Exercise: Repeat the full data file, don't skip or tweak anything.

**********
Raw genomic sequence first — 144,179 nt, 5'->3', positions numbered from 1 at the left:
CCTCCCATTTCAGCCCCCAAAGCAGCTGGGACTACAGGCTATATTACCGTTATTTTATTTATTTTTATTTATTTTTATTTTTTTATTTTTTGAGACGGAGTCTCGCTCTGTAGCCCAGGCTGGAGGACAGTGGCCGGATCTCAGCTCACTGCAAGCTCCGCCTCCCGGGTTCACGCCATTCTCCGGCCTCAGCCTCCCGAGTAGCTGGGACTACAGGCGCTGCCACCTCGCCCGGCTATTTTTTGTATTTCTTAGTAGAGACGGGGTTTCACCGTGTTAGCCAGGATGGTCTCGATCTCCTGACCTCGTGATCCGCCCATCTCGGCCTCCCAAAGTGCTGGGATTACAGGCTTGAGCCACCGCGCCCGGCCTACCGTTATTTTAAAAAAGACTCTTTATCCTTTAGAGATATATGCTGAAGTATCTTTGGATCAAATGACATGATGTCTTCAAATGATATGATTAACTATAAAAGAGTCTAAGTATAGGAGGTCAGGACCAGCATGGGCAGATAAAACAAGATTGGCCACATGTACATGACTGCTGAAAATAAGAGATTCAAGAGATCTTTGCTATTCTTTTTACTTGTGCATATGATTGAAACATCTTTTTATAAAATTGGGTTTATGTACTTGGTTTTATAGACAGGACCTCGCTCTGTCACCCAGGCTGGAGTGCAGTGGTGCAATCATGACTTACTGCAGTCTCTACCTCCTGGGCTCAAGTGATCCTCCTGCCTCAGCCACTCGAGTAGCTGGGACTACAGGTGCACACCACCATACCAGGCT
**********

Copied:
Raw genomic sequence first — 144,179 nt, 5'->3', positions numbered from 1 at the left:
CCTCCCATTTCAGCCCCCAAAGCAGCTGGGACTACAGGCTATATTACCGTTATTTTATTTATTTTTATTTATTTTTATTTTTTTATTTTTTGAGACGGAGTCTCGCTCTGTAGCCCAGGCTGGAGGACAGTGGCCGGATCTCAGCTCACTGCAAGCTCCGCCTCCCGGGTTCACGCCATTCTCCGGCCTCAGCCTCCCGAGTAGCTGGGACTACAGGCGCTGCCACCTCGCCCGGCTATTTTTTGTATTTCTTAGTAGAGACGGGGTTTCACCGTGTTAGCCAGGATGGTCTCGATCTCCTGACCTCGTGATCCGCCCATCTCGGCCTCCCAAAGTGCTGGGATTACAGGCTTGAGCCACCGCGCCCGGCCTACCGTTATTTTAAAAAAGACTCTTTATCCTTTAGAGATATATGCTGAAGTATCTTTGGATCAAATGACATGATGTCTTCAAATGATATGATTAACTATAAAAGAGTCTAAGTATAGGAGGTCAGGACCAGCATGGGCAGATAAAACAAGATTGGCCACATGTACATGACTGCTGAAAATAAGAGATTCAAGAGATCTTTGCTATTCTTTTTACTTGTGCATATGATTGAAACATCTTTTTATAAAATTGGGTTTATGTACTTGGTTTTATAGACAGGACCTCGCTCTGTCACCCAGGCTGGAGTGCAGTGGTGCAATCATGACTTACTGCAGTCTCTACCTCCTGGGCTCAAGTGATCCTCCTGCCTCAGCCACTCGAGTAGCTGGGACTACAGGTGCACACCACCATACCAGGCT